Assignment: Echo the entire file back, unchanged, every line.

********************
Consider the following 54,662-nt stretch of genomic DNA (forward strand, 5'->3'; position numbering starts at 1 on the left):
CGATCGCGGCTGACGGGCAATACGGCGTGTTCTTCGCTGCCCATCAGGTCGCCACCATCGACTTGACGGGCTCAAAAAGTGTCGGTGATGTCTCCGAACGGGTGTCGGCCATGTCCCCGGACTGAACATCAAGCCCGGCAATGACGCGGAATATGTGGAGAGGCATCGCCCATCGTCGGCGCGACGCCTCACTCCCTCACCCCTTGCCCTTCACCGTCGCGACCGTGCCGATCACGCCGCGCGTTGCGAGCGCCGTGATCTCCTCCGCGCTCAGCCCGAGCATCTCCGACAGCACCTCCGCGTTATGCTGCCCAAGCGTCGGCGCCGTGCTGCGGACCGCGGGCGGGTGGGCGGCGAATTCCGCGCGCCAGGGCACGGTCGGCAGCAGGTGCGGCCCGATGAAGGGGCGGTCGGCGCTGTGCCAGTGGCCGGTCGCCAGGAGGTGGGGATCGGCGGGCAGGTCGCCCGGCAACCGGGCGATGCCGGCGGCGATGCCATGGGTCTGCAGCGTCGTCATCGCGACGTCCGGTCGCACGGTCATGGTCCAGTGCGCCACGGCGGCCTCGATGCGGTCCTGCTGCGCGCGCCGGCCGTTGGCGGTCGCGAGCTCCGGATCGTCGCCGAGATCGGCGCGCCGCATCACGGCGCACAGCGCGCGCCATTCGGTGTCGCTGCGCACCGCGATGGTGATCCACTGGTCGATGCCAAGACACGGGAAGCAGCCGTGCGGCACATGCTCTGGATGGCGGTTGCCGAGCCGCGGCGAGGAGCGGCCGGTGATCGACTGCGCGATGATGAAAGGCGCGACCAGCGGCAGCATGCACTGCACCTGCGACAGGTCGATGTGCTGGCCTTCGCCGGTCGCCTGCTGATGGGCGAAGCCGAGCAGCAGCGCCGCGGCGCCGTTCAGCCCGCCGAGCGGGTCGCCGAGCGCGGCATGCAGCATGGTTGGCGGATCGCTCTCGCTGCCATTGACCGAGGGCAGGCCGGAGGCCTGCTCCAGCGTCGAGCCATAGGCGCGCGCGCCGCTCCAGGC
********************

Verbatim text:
Consider the following 54,662-nt stretch of genomic DNA (forward strand, 5'->3'; position numbering starts at 1 on the left):
CGATCGCGGCTGACGGGCAATACGGCGTGTTCTTCGCTGCCCATCAGGTCGCCACCATCGACTTGACGGGCTCAAAAAGTGTCGGTGATGTCTCCGAACGGGTGTCGGCCATGTCCCCGGACTGAACATCAAGCCCGGCAATGACGCGGAATATGTGGAGAGGCATCGCCCATCGTCGGCGCGACGCCTCACTCCCTCACCCCTTGCCCTTCACCGTCGCGACCGTGCCGATCACGCCGCGCGTTGCGAGCGCCGTGATCTCCTCCGCGCTCAGCCCGAGCATCTCCGACAGCACCTCCGCGTTATGCTGCCCAAGCGTCGGCGCCGTGCTGCGGACCGCGGGCGGGTGGGCGGCGAATTCCGCGCGCCAGGGCACGGTCGGCAGCAGGTGCGGCCCGATGAAGGGGCGGTCGGCGCTGTGCCAGTGGCCGGTCGCCAGGAGGTGGGGATCGGCGGGCAGGTCGCCCGGCAACCGGGCGATGCCGGCGGCGATGCCATGGGTCTGCAGCGTCGTCATCGCGACGTCCGGTCGCACGGTCATGGTCCAGTGCGCCACGGCGGCCTCGATGCGGTCCTGCTGCGCGCGCCGGCCGTTGGCGGTCGCGAGCTCCGGATCGTCGCCGAGATCGGCGCGCCGCATCACGGCGCACAGCGCGCGCCATTCGGTGTCGCTGCGCACCGCGATGGTGATCCACTGGTCGATGCCAAGACACGGGAAGCAGCCGTGCGGCACATGCTCTGGATGGCGGTTGCCGAGCCGCGGCGAGGAGCGGCCGGTGATCGACTGCGCGATGATGAAAGGCGCGACCAGCGGCAGCATGCACTGCACCTGCGACAGGTCGATGTGCTGGCCTTCGCCGGTCGCCTGCTGATGGGCGAAGCCGAGCAGCAGCGCCGCGGCGCCGTTCAGCCCGCCGAGCGGGTCGCCGAGCGCGGCATGCAGCATGGTTGGCGGATCGCTCTCGCTGCCATTGACCGAGGGCAGGCCGGAGGCCTGCTCCAGCGTCGAGCCATAGGCGCGCGCGCCGCTCCAGGC